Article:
Infrastructure as Code is an important concept of DevOps. With GitOps tools like Argo CD, not only infrastructure can be handled as code, but also custom applications and other Kubernetes resources.
Here is the definition of GitOps from Red Hat.
GitOps uses Git repositories as a single source of truth to deliver infrastructure as code. Submitted code checks the CI process, while the CD process checks and applies requirements for things like security, infrastructure as code, or any other boundaries set for the application framework. All changes to code are tracked, making updates easy while also providing version control should a rollback be needed.
Software development is much more than writing source code. Modern software development also requires automation and CI/CD. One way to implement CI/CD is to use pipelines that build images and other resources and deploy them via scripts whenever the pipelines run. While pipelines are still required to build the artefacts, the actual deployment of resources is done more and more via declarative and event based GitOps mechanisms.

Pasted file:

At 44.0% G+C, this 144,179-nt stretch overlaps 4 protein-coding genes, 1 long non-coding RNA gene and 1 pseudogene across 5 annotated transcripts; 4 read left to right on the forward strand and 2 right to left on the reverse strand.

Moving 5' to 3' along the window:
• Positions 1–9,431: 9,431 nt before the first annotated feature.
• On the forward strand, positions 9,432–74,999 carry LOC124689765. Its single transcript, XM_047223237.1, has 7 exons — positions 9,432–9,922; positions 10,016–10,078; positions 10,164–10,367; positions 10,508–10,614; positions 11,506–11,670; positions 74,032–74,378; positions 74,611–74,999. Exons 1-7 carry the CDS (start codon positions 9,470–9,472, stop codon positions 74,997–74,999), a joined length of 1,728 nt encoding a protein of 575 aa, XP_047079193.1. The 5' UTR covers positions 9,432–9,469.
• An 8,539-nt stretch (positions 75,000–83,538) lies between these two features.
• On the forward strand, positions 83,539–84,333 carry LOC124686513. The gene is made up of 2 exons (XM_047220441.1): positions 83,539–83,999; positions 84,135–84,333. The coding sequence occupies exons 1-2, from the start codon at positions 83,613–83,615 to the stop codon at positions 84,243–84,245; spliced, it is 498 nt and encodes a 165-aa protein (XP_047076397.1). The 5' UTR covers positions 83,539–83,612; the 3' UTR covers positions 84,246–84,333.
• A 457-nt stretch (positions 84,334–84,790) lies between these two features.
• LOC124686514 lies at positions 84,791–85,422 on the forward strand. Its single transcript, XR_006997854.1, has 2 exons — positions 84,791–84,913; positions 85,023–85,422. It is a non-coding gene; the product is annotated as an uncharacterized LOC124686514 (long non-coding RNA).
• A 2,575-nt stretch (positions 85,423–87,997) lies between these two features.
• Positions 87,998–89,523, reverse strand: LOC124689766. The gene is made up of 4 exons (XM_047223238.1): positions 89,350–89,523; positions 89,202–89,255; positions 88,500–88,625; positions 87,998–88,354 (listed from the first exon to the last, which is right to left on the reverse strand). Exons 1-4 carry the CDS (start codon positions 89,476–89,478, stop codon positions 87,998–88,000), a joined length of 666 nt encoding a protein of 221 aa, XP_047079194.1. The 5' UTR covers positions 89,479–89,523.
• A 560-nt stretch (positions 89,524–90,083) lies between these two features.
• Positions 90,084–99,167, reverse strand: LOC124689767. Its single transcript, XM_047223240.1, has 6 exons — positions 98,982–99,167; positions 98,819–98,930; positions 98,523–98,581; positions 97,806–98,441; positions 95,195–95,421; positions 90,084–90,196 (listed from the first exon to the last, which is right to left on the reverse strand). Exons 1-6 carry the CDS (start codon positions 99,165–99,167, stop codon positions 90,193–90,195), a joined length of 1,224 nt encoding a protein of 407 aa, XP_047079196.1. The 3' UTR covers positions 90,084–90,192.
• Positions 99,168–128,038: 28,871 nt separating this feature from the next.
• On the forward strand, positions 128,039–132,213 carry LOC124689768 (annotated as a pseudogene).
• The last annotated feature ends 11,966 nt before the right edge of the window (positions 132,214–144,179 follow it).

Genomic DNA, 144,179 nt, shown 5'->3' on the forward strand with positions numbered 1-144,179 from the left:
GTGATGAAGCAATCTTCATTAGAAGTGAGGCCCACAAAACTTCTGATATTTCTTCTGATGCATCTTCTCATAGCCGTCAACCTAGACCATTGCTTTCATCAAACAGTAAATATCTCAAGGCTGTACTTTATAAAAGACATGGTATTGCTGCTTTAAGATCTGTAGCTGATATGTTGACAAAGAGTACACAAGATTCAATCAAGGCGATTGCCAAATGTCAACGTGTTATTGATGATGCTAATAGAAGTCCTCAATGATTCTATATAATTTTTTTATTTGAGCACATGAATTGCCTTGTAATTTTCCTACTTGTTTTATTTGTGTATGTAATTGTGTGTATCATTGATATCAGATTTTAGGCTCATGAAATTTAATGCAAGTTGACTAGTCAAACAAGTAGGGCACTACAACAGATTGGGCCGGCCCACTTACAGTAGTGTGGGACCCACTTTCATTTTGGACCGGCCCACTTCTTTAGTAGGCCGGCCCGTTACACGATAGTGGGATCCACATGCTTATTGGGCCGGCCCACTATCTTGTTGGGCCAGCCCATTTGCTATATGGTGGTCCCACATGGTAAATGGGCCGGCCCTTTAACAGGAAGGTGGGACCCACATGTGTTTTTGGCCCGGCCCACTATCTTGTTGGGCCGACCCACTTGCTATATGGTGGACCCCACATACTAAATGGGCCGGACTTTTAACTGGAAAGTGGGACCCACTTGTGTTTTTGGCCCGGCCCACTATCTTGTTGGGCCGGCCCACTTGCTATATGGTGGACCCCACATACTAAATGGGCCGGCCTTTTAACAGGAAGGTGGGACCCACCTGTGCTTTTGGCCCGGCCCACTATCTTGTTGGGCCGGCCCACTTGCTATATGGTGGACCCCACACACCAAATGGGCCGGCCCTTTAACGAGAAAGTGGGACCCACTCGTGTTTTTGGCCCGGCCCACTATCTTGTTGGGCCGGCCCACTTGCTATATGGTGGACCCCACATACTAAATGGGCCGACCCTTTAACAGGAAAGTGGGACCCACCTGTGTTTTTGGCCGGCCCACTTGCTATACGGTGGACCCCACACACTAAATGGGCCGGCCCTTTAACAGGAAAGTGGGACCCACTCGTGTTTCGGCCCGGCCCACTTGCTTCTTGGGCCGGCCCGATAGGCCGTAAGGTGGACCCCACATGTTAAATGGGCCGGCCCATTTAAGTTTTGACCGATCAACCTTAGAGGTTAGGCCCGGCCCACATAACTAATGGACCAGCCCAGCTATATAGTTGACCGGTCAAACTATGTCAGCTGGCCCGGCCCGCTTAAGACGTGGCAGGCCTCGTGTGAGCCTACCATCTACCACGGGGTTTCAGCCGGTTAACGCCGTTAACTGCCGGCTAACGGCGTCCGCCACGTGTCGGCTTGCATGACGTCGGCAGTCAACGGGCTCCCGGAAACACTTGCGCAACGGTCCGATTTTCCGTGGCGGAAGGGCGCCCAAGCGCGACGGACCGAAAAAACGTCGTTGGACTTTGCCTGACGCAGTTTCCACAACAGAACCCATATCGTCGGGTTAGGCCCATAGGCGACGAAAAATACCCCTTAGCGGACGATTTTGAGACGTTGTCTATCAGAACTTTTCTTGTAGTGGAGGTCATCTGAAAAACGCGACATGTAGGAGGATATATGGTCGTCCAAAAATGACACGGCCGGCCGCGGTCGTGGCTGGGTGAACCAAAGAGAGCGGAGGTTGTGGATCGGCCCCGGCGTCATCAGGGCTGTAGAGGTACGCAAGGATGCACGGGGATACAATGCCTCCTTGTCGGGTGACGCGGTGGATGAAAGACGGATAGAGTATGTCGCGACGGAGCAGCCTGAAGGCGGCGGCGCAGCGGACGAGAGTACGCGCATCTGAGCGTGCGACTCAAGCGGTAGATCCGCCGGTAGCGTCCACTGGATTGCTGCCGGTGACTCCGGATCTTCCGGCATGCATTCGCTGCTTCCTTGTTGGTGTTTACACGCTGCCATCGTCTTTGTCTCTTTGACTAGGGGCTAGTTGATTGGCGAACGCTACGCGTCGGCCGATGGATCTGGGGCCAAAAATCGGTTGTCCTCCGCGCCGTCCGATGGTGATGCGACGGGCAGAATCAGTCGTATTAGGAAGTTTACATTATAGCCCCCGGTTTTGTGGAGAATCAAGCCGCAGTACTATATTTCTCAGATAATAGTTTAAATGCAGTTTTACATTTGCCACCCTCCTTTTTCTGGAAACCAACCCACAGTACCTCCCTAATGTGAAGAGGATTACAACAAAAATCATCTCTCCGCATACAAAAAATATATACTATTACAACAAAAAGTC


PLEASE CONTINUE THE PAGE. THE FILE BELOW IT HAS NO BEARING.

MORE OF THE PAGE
GitOps uses Git repos to define the desired state of a system. GitOps tools like Argo CD compare the current state with the desired state. If these states don’t match, synchronisation is triggered automatically to apply, update or delete resources.
Here are some videos I’ve used to learn GitOps:
- What is GitOps, How GitOps works and Why it’s so useful
[ArgoCD Tutorial for Beginners GitOps CD for Kubernetes](https://youtu.be/MeU5_k9ssrs)
- What Is GitOps And Why Do We Want It?
- GitOps Without Pipelines With ArgoCD Image Updater
- Argo CD – Applying GitOps Principles To Manage A Production Environment In Kubernetes
Over the next days I’d like to blog more about GitOps and Terraform and how my team has used these tools to set up Red Hat OpenShift in the IBM Cloud including Watson NLP and a custom application.